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The Lost Kingdom of The Purbeck Group
Our thanks to Thomas for sending into us the third and final article that he has compiled over the summer holidays. Thomas has chosen to feature the biota associated with the Lower Cretaceous deposits of the Purbeck Group of south-eastern England.
The Purbeck Group consists of limestone, mudstones and evaporites representing a series of freshwater, brackish and marine environments laid down in the Upper Jurassic and into the Early Cretaceous, approximately 145 to 139 million years ago. The fossils associated with these sedimentary rocks provide evidence of changing palaeoenvironments and also of faunal turnover, including a record of different types of dinosaur.
This world is not talked about often but is very interesting for at some point during the Late Jurassic allosauroids became extinct in the British Isles only to return sometime in the Early Cretaceous (around 140-139 million years ago). Falling sea levels are thought to have contributed to the reintroduction of these theropods to their former territory. During their absence, tyrannosauroids evolved to fill the niche left by the allosauroids, although in the Jurassic, they were not apex predators.
Let’s Meet the Dinosaur Fauna of this Lost Kingdom
- Nuthetes destructor – known from extremely fragmentary fossil material, possibly a dromaeosaurid or perhaps a member of the Tyrannosauroidea (Proceratosauridae?). The size of this dinosaur is unknown, although based on measurements of the anterior portion of the partial dentary associated with this species, a length of approximately 1.6 metres has been speculated.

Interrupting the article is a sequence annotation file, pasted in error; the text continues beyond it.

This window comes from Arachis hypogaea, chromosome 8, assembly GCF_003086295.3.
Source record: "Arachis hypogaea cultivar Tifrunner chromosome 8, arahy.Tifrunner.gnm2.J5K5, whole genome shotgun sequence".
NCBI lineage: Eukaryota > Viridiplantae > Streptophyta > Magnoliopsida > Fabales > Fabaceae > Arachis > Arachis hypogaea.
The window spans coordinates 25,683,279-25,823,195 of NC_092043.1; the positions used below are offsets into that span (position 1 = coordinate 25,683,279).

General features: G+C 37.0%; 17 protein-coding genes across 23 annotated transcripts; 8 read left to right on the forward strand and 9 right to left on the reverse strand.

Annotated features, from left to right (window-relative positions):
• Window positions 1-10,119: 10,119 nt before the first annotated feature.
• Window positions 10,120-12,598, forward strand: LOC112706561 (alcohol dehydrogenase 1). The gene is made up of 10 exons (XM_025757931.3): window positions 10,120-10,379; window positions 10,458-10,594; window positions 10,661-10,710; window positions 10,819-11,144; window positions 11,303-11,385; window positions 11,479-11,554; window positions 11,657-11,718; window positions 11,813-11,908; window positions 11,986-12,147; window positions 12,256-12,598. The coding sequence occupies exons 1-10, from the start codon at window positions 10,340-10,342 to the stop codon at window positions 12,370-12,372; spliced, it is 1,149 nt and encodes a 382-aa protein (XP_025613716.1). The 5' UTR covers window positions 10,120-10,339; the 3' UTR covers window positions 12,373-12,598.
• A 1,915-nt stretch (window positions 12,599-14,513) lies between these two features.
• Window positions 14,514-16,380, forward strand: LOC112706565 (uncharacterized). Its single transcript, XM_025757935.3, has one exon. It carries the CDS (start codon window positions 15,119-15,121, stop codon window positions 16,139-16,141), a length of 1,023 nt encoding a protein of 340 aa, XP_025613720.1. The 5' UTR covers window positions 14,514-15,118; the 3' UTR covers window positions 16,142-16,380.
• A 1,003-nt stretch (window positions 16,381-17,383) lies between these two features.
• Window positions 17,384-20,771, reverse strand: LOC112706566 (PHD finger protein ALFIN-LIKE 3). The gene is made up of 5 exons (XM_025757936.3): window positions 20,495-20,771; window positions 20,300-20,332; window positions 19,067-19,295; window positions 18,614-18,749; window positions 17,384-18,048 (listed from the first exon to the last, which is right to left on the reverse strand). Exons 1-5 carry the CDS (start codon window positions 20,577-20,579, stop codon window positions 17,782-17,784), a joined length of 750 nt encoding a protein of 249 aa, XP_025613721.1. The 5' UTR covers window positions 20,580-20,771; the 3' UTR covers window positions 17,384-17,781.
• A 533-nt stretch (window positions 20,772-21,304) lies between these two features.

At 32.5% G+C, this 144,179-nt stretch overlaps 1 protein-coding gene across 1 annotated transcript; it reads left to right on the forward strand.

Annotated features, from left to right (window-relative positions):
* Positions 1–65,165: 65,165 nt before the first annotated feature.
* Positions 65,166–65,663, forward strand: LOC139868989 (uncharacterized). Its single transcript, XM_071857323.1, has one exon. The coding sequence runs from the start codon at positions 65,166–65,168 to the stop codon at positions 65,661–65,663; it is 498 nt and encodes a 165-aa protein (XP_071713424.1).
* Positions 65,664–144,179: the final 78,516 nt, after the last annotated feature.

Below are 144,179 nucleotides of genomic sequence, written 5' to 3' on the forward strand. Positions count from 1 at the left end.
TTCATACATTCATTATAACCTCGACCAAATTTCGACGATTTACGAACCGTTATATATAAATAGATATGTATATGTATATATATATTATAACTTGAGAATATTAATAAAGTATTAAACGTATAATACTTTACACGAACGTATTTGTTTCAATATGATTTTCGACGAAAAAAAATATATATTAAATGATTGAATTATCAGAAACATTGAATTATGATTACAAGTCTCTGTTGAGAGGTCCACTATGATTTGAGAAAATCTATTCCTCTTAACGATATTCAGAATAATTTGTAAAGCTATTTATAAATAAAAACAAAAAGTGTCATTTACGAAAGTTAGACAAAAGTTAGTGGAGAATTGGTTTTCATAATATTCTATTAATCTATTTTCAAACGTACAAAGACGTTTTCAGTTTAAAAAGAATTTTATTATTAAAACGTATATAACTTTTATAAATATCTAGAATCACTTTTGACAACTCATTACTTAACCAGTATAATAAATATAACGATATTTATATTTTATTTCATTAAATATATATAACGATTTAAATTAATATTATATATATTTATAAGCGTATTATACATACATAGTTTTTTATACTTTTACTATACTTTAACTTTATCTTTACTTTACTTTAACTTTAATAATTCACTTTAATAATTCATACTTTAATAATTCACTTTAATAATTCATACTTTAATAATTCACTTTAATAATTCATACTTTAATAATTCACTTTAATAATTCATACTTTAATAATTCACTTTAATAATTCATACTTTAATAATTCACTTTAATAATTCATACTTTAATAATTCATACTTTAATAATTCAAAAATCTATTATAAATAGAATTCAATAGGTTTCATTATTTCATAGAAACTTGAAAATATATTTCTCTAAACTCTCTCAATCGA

- Echinodon becklesii – represented by isolated teeth, one fragmentary skull and a handful of isolated jaw bones, this dinosaur is thought to be a member of the Heterodontosauridae. It was a relatively small dinosaur with a body length of approximately 60 centimetres.
- Owenodon hoggii – regarded as an ornithopod and known from a badly crushed right dentary found at Durleston Bay (Dorset) in 1860. Hind limb material from near Speeton, (Yorkshire), recovered from Berriasian-aged deposits and a single tooth from Spain have also been tentatively assigned to O. hoggii. The size of Owenodon remains unknown but it has been suggested that it could have been around 6 metres long. Its taxonomic position remains uncertain. When first described in the mid 1870’s it was thought the fossils represented a type of Iguanodon.
A Life Reconstruction of the Ornithopod Owenodon hoggii
Picture Credit: Everything Dinosaur
The Purbeck Limestone Group has also yielded a variety of other dinosaur fossils. For example, a single, beautifully preserved tooth and a partial tail bone (caudal vertebra), which represent an armoured dinosaur. These fossils lack any specific autapomorphies (distinct features or traits), they are regarded as indeterminate, although it could be speculated that these fragmentary fossils represent a member of the Nodosauridae family, possibly a member of the subfamily Polacanthinae. A single, partial metacarpal from a sauropod has also been found.
Thrombolites – Preserved Evidence of Ancient Microbial Communities are Associated with the Purbeck Group Limestones
Picture Credit: University of Southampton
Numerous trace fossils consisting of dinosaur tracks have been identified. Footprint fossils suggest the presence of other types of dinosaurs such as small ornithopods within the Purbeck Group ecosystem, there is even a track-way which may have conceivably been left by the “Purbeck giant tyrannosauroid”.
The Purbeck Giant Tyrannosauroid
Dinosaur tracks (natural casts), along with a single metatarsal bone indicate the presence of large theropods. Classifying this material has proved difficult. It has been suggested that these trace fossils and the body fossil (single foot bone), could represent a member of the Tyrannosauroidea. This theropod superfamily is now known to have been both geographically and temporally wild spread during the Late Jurassic and the Early Cretaceous.